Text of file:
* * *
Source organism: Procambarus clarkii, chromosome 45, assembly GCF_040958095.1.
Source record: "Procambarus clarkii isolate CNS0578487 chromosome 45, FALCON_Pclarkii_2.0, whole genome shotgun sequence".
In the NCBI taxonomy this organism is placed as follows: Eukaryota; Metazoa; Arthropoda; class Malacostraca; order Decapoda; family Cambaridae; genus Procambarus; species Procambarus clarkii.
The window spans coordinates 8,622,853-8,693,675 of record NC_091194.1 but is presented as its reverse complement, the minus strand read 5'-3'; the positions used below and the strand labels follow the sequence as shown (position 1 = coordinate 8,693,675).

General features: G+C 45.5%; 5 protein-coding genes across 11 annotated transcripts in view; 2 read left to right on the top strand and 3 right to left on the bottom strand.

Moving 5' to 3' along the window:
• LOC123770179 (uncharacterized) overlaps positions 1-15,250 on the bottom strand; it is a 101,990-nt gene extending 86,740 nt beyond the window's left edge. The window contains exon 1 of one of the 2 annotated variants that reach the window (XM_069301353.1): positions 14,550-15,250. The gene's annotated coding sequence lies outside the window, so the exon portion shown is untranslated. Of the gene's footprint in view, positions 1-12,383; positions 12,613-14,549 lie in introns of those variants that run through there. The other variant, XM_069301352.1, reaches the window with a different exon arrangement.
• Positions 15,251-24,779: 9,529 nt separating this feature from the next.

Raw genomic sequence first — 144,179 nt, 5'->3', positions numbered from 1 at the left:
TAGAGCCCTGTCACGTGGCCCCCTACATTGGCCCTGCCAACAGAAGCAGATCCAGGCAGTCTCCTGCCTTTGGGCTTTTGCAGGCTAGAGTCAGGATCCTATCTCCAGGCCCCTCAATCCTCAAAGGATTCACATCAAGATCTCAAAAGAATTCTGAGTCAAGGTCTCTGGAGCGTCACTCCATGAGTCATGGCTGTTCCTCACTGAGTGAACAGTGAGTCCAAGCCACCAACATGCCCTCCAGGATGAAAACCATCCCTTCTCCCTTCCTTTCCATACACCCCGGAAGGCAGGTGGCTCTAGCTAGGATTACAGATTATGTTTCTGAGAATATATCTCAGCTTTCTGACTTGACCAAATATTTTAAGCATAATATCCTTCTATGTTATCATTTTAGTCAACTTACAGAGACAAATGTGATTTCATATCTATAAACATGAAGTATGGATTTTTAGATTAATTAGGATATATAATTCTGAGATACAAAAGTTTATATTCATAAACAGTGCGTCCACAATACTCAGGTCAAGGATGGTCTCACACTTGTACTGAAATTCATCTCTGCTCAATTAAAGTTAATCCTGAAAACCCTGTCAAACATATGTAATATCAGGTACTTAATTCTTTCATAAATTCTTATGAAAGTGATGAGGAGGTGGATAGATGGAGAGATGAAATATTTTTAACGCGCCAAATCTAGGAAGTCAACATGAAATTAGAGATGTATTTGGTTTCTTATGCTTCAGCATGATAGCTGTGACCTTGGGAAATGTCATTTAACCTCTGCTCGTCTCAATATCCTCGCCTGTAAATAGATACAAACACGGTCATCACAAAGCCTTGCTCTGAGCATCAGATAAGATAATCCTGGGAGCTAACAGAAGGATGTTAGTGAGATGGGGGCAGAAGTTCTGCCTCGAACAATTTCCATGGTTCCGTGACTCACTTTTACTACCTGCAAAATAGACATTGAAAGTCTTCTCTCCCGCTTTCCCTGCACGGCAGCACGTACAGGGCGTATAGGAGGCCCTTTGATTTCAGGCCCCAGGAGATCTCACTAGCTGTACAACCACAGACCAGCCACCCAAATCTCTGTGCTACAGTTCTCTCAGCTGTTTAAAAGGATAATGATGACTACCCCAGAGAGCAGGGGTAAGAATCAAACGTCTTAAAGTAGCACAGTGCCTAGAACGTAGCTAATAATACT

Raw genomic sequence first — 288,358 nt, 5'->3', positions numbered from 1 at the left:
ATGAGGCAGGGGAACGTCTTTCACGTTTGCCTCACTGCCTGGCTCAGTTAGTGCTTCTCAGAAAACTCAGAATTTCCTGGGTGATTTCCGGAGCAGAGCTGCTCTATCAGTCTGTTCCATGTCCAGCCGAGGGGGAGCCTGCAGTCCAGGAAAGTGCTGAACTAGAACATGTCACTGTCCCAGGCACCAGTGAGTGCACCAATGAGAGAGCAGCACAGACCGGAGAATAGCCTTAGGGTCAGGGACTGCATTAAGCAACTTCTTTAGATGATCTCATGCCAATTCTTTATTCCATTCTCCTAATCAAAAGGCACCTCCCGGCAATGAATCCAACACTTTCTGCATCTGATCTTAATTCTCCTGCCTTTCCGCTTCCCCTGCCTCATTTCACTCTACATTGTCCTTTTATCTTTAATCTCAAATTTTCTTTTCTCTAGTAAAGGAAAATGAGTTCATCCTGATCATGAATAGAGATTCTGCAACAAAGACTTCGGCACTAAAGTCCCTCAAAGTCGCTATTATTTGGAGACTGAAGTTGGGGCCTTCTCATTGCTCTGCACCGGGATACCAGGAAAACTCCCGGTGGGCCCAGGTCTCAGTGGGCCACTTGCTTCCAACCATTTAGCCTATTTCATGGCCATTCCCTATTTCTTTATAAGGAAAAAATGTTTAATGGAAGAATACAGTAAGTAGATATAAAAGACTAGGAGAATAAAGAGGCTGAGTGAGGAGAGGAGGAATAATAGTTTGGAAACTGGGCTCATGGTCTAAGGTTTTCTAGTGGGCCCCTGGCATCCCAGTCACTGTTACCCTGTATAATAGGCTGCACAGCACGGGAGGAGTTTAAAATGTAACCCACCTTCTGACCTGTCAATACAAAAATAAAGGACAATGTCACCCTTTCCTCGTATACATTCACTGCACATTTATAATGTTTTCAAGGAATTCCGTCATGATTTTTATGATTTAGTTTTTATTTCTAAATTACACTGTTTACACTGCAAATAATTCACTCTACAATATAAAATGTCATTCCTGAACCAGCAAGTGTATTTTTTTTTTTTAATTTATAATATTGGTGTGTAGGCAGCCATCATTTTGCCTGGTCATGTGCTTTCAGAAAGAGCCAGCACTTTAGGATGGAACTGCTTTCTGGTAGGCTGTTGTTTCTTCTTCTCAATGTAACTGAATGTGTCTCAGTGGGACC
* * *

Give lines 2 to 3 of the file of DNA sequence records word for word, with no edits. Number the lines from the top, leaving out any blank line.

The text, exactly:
Source record: "Procambarus clarkii isolate CNS0578487 chromosome 45, FALCON_Pclarkii_2.0, whole genome shotgun sequence".
In the NCBI taxonomy this organism is placed as follows: Eukaryota; Metazoa; Arthropoda; class Malacostraca; order Decapoda; family Cambaridae; genus Procambarus; species Procambarus clarkii.